Cathedral Valley

Cathedral Valley

Itinerary Ideas: Cathedral Valley

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Cathedral Valley is the loop to take when the thirst for solitude and beauty is your guide and dust, mud, heat or cold is your traveling companion. It’s a remote and isolated corner of Capitol Reef National Park where few venture. Massive rock formations shoot skyward from the desert floor to heights of hundreds of feet. Their names suggest mysterious and exotic places: Temple of the Sun, Temple of the Moon and The Wall of Jericho. Their colors are an ever-changing parade of tan, buff and red sandstone; the windswept clouds and sun being the grand marshal, shading, blending and changing the majestic monoliths.

Cathedral Valley Flowers

Explore The 59 Mile Loop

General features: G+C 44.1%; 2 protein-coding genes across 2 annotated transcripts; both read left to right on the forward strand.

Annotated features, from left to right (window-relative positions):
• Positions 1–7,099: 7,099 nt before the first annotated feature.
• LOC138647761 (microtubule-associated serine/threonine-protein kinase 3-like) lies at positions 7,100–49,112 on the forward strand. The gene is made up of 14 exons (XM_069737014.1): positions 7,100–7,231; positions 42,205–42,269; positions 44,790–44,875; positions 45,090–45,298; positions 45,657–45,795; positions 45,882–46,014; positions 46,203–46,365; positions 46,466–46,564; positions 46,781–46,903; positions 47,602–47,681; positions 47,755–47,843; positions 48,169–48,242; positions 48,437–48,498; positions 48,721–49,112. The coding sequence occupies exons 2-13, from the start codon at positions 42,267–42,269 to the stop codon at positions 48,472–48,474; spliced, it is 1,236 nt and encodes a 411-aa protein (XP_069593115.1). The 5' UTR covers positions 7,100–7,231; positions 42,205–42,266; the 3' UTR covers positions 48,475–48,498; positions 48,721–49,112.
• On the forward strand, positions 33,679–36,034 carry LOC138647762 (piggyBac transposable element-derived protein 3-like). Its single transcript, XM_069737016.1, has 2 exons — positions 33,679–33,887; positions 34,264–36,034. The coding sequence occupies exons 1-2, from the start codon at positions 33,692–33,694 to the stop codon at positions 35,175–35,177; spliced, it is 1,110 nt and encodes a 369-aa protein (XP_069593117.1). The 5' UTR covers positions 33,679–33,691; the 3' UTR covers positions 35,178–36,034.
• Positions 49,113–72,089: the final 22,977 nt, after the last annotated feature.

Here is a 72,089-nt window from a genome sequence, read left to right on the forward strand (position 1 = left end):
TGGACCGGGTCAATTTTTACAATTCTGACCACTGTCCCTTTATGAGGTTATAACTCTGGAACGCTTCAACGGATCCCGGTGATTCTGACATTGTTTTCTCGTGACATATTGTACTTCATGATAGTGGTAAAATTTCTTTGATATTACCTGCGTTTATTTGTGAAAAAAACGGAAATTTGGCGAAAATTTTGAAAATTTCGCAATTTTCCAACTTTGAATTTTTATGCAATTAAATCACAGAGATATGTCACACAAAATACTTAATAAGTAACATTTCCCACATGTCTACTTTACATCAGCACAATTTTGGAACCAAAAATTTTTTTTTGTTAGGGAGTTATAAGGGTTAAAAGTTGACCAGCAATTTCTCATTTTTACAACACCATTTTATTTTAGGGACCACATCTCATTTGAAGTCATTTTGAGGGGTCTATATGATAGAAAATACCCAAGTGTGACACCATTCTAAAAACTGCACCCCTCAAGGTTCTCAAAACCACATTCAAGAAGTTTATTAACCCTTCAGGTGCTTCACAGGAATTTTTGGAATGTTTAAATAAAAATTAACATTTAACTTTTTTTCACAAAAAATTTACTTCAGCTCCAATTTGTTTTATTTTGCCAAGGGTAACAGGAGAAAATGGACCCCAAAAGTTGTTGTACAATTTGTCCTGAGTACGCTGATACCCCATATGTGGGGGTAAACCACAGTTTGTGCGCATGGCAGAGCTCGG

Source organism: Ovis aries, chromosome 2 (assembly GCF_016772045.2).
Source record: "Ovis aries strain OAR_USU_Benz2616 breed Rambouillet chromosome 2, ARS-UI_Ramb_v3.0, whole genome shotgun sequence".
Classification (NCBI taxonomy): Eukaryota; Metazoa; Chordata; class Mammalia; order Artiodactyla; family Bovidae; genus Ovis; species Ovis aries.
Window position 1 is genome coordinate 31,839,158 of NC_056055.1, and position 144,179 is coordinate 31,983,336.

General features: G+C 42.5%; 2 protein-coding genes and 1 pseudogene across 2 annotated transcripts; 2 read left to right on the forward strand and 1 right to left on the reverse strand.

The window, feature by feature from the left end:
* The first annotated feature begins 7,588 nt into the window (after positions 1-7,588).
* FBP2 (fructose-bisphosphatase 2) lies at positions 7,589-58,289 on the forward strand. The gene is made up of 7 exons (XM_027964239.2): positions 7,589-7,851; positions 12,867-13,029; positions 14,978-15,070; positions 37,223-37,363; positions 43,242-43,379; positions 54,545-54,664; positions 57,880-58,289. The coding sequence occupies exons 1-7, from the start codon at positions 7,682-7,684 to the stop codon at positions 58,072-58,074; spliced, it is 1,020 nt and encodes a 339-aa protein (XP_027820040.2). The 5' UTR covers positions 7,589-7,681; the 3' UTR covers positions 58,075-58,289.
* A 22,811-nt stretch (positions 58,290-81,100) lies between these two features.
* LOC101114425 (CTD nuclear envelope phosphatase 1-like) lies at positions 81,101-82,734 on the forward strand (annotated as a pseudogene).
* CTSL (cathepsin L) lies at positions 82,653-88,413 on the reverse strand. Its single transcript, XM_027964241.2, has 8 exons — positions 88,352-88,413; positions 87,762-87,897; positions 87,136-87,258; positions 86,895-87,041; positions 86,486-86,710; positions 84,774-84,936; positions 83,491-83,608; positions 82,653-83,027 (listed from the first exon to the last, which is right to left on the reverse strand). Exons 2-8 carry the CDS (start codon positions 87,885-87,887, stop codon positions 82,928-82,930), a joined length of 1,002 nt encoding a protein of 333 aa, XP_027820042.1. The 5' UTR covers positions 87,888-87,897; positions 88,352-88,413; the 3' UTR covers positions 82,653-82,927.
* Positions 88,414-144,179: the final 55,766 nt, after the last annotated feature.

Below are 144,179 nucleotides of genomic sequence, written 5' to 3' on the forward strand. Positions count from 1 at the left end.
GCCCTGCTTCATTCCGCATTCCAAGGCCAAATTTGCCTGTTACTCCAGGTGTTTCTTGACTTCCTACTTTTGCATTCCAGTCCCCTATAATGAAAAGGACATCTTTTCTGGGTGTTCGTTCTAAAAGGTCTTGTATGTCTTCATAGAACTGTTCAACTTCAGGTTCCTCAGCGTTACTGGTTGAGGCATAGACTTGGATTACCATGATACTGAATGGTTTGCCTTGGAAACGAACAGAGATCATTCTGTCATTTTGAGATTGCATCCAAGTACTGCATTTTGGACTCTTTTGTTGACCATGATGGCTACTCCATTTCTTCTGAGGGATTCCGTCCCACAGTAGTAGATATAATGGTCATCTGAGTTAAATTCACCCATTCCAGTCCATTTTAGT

Days could be spent hiking and exploring the many canyons and monoliths in Cathedral Valley or you could see the sights while driving. A high clearance vehicle is recommended as is carrying plenty of water, food and gas. Being prepared for emergencies is a good idea because help would not be readily available. The 59 mile loop through Cathedral Valley starts East of the park boundary off U-24 at River Ford. This route requires crossing the Fremont River. The crossing is usually very shallow except during summer run off and periods of flooding (check at the Visitors Center for conditions of the river and the valley). The route follows Hartnet Road, taking you to a fork allowing you to continue traveling West on the Polk Creek Road across Thousand Lake Mountain to connect with Hwy 72 (giving a panoramic view of the desert and Cathedral Valley) or continue the 59 mile loop by following Caineville Wash Road to return back to U-24, just West of Caineville. If time is limited and crossing the river is something you would prefer not to do, start your day of sight seeing at the Caineville Wash Road. Traveling 15 miles and approximately two hours round trip will take you into lower Cathedral Valley to visit the Temples of the Sun and Moon and Glass Mountain. No matter which route you choose to see the Valley of the Cathedrals, don’t forget the camera. The Valley awaits the photographer, both amateur and professional.